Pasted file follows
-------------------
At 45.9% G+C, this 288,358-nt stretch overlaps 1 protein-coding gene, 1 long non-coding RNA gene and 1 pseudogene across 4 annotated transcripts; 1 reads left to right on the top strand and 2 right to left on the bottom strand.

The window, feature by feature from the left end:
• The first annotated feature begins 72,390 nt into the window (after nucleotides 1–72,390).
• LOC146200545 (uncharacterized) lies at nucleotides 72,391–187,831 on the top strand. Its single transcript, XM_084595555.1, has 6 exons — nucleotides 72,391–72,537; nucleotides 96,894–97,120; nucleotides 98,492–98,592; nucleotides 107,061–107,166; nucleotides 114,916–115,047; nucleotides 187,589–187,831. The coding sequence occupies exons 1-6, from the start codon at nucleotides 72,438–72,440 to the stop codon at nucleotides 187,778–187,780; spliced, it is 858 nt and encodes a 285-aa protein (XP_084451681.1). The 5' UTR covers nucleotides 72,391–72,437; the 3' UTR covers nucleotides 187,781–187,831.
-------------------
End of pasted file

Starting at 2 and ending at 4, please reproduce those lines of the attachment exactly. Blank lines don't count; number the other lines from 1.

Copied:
The window, feature by feature from the left end:
• The first annotated feature begins 72,390 nt into the window (after nucleotides 1–72,390).
• LOC146200545 (uncharacterized) lies at nucleotides 72,391–187,831 on the top strand. Its single transcript, XM_084595555.1, has 6 exons — nucleotides 72,391–72,537; nucleotides 96,894–97,120; nucleotides 98,492–98,592; nucleotides 107,061–107,166; nucleotides 114,916–115,047; nucleotides 187,589–187,831. The coding sequence occupies exons 1-6, from the start codon at nucleotides 72,438–72,440 to the stop codon at nucleotides 187,778–187,780; spliced, it is 858 nt and encodes a 285-aa protein (XP_084451681.1). The 5' UTR covers nucleotides 72,391–72,437; the 3' UTR covers nucleotides 187,781–187,831.